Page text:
Flight Strips

Copyright © 1998, Scott D. Murdock


 Introduction

For years I had noticed that the designation of certain airfields from the World War II era was "Flight Strip." I noticed that these flight strips had similar characteristics (see below) but I was unaware of their origin until I found a couple of reference books relating to airfield construction. They point to an interesting chapter in airfield history, which may be of interest to a small group of researchers.


 Definition

In 1947, the Civil Aeronautics Administration definition of a Flight Strip was:

an area not less than 200 feet in width and not less than 1,800 feet in length (the area may be as large as 1,800 feet in width by 8,000 feet in length), with clear approaches, located in a highway right-of-way or adjacent to a public highway, on public land, developed with state and/or county funds (including Federal aid), appropriated to the State Highway Departments (The Asphalt Institute, 1947).


Background

The Federal Highway Act of 1940 authorized the Commissioner of Public Roads of the United States to study the construction of flight strips adjacent to highways. Construction of flight strips was first authorized in the National Highway Act of 1941. The Act states:

Sec. 8. Flight Strips. In order to insure greater safety for traffic on the public highways by providing additional facilities in connection therewith to be available for the landing and takeoff of aircraft, the Commissioner of Public Roads is authorized to provide, in cooperation with the Army Air Corps, for studies and for the construction of "Flight Strips" adjacent to public highways or roadside development areas along such highways. The acquisition of new or additional lands necessary for such projects may, to the extent determined by the Federal Works Administrator, be included as part of the construction thereof and Federal funds shall be available to pay the cost of such acquisition. For carrying out the purposes of this section, there is hereby authorized to be appropriated during the continuance of the emergency declared by the President on May 27, 1941, in addition to any funds that may be available under any other appropriation, the sum of $10,000,000, which shall be available, without regard to apportionment among the several States, for paying all or any part of the cost of such projects (Sharp, et al, 1948).

Two more appropriations for flight strips were made before 1948, each for $5,000,000. (Sharp, et al, 1948). It was suggested that maintenance of flight strips might logically be assigned to state or county highway maintenance departments (The Asphalt Institute, 1947).


Characteristics

The identifying characteristics of a flight strip were:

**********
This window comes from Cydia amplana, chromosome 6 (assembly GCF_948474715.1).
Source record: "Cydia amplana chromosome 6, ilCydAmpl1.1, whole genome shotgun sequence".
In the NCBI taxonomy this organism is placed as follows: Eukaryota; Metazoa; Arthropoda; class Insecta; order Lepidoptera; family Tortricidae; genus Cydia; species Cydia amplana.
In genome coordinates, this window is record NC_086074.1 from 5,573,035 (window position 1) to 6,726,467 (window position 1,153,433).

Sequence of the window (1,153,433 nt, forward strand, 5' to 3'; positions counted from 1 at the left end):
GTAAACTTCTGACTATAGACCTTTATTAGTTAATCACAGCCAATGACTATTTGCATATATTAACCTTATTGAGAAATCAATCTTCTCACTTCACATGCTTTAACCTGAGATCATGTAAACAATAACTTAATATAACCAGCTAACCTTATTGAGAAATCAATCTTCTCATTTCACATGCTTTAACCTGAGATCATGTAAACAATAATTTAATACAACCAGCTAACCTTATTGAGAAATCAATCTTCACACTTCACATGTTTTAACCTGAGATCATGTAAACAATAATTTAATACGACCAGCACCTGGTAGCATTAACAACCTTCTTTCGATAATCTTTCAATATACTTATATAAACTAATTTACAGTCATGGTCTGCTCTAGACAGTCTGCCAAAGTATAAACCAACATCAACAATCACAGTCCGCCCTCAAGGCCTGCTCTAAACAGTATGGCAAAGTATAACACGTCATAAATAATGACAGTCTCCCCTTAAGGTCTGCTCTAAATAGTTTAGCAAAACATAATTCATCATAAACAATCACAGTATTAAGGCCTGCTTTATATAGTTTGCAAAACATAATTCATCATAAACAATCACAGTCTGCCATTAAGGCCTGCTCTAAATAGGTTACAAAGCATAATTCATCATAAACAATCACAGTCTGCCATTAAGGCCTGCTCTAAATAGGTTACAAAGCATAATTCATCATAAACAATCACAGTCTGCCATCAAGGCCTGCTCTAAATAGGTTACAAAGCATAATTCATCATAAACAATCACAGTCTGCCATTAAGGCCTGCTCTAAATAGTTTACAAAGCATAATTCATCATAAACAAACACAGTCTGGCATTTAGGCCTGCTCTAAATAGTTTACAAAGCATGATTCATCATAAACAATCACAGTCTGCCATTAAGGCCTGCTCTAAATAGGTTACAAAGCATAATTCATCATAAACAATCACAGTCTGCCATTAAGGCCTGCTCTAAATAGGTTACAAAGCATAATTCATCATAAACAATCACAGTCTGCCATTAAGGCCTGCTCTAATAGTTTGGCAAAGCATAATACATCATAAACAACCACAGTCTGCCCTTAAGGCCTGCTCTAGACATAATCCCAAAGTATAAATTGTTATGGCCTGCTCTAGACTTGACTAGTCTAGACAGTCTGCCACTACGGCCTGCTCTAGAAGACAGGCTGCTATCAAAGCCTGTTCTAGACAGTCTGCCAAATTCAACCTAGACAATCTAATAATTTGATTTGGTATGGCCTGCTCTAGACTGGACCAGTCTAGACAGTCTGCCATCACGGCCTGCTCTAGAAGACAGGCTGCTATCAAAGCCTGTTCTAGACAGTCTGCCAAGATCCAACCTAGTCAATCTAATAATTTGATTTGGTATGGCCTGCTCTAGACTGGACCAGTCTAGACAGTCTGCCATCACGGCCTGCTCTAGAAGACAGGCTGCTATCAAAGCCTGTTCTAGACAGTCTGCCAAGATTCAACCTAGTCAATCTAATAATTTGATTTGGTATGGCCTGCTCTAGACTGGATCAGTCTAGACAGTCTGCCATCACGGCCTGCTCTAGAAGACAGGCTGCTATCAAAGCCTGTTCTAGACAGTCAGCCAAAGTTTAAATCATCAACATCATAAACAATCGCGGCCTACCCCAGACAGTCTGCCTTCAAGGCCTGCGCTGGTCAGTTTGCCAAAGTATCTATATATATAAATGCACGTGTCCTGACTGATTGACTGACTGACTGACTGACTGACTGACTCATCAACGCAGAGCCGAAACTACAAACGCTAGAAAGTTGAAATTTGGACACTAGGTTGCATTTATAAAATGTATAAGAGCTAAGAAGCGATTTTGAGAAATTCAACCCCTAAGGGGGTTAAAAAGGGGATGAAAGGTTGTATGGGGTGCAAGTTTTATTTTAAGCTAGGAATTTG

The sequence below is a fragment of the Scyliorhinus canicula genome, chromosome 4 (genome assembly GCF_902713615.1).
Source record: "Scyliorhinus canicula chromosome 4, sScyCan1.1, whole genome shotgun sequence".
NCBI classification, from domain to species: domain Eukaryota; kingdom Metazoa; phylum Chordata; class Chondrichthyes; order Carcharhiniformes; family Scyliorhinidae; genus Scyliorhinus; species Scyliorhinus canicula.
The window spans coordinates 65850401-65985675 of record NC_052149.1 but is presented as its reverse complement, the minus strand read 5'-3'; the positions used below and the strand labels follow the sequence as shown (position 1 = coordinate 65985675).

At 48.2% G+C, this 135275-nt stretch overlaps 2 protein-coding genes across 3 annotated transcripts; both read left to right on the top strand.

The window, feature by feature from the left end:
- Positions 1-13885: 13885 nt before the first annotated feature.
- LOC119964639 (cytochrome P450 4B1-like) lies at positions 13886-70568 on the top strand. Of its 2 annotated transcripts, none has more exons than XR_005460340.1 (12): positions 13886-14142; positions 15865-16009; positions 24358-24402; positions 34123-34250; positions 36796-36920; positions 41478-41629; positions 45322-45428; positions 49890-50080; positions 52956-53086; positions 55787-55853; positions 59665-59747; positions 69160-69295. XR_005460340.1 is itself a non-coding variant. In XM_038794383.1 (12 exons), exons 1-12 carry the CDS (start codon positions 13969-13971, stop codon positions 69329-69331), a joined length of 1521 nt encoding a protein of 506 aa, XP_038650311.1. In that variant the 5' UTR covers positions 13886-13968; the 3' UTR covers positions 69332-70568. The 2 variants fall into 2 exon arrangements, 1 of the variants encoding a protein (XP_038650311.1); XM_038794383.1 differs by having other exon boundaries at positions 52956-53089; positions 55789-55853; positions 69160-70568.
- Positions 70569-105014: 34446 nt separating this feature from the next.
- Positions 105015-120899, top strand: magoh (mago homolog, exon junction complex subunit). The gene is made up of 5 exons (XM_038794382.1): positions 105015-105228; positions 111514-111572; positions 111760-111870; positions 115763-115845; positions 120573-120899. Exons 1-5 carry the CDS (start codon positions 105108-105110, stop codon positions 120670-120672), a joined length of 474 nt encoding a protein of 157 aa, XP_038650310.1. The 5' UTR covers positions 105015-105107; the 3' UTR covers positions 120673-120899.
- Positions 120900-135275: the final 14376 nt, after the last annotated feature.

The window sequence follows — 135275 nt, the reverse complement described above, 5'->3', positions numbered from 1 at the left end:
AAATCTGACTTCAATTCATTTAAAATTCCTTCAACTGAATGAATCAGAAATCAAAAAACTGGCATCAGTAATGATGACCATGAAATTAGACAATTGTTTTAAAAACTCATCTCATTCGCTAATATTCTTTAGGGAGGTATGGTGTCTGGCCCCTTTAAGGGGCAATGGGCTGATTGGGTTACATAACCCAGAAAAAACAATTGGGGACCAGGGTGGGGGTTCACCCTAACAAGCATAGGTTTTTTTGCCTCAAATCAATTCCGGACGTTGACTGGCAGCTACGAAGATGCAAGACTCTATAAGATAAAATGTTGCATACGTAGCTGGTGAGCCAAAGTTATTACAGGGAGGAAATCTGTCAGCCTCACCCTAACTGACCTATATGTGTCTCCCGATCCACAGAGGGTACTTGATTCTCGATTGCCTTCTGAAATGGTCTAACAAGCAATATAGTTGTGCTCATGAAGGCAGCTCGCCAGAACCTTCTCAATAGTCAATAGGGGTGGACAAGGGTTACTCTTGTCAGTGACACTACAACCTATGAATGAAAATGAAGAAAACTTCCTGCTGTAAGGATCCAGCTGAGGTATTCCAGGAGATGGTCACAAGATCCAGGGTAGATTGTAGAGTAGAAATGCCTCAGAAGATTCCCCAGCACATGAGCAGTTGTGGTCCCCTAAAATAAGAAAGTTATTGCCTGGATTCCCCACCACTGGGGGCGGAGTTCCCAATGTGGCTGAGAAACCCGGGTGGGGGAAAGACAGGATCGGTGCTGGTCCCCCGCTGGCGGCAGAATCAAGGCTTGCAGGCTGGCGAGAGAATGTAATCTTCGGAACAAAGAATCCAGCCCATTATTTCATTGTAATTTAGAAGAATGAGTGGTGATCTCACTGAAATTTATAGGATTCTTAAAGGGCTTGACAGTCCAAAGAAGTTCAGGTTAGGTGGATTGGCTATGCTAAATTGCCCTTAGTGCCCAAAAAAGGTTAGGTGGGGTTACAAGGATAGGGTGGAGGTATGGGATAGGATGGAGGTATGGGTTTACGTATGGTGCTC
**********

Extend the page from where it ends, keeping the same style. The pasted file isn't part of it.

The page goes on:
Purposes

The purposes of flight strips were (Sharp, et al, 1948):

  1. To provide auxiliary landing fields for military purposes and to assist in the dispersal of planes from nearby airports.
  2. To provide landing facilities for civilian flyers.
  3. To provide basic landing facilities for small cities or groups of towns for air feeder service and air cargo.
  4. To provide auxiliary landing facilities for all types of aircraft.

Flight Strip Inventory

I have not found a definitive list of "official" flight strips. I have compiled a list from a variety of sources, providing some basic tabular data on each strip, along with its status in 1995. (Why 1995? To correspond with the methodology of my paper "The Use in 1995 of World War II Army Air Fields in the United States.") Reader updates or corrections will be greatly appreciated!

View the Database Summary, listing all the airfields studied for this paper.


Summary

Flight strips are one subset, or type, of airfield. They were a product of preparations for World War II. Flight strips served the military and their local communities. Many still serve one or the other in some capacity in the nineties.

I am interested in improving this paper, which is merely an attempt to bring the subject to light and encourage more research. If you have additional information you would like to share, please let me know. I will gladly update this page!


References

The Asphalt Institute. (1947.) Manual on Airfields. Design, Construction, and Maintenance of Runways, Taxiways, Aprons, and Warm-up Areas on Airports, Airparks, and Flight Strips. New York: The Asphalt Institute.

H. Oakley Sharp, G. Reed Shaw, John A. Dunlop. (1948). Airport Engineering. New York: John Wiley & Sons, Inc.


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